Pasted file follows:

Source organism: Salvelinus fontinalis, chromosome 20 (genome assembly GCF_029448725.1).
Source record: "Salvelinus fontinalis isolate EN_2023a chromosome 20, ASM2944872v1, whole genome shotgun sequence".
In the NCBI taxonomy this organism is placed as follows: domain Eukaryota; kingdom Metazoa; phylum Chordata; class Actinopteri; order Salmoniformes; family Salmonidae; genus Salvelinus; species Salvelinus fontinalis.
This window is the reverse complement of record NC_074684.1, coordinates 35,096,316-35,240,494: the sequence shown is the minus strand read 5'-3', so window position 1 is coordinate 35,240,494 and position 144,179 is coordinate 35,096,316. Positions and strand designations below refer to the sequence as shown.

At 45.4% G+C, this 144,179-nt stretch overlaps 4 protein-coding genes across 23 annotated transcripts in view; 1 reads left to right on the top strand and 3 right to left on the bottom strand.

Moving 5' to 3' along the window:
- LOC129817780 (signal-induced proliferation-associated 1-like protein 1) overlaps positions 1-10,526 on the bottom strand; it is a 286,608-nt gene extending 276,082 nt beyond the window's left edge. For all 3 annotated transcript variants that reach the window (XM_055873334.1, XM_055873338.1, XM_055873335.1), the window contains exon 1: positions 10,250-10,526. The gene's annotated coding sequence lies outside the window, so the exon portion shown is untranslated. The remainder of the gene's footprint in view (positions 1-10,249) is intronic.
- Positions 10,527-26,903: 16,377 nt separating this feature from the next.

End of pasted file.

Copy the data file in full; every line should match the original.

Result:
Source organism: Salvelinus fontinalis, chromosome 20 (genome assembly GCF_029448725.1).
Source record: "Salvelinus fontinalis isolate EN_2023a chromosome 20, ASM2944872v1, whole genome shotgun sequence".
In the NCBI taxonomy this organism is placed as follows: domain Eukaryota; kingdom Metazoa; phylum Chordata; class Actinopteri; order Salmoniformes; family Salmonidae; genus Salvelinus; species Salvelinus fontinalis.
This window is the reverse complement of record NC_074684.1, coordinates 35,096,316-35,240,494: the sequence shown is the minus strand read 5'-3', so window position 1 is coordinate 35,240,494 and position 144,179 is coordinate 35,096,316. Positions and strand designations below refer to the sequence as shown.

At 45.4% G+C, this 144,179-nt stretch overlaps 4 protein-coding genes across 23 annotated transcripts in view; 1 reads left to right on the top strand and 3 right to left on the bottom strand.

Moving 5' to 3' along the window:
- LOC129817780 (signal-induced proliferation-associated 1-like protein 1) overlaps positions 1-10,526 on the bottom strand; it is a 286,608-nt gene extending 276,082 nt beyond the window's left edge. For all 3 annotated transcript variants that reach the window (XM_055873334.1, XM_055873338.1, XM_055873335.1), the window contains exon 1: positions 10,250-10,526. The gene's annotated coding sequence lies outside the window, so the exon portion shown is untranslated. The remainder of the gene's footprint in view (positions 1-10,249) is intronic.
- Positions 10,527-26,903: 16,377 nt separating this feature from the next.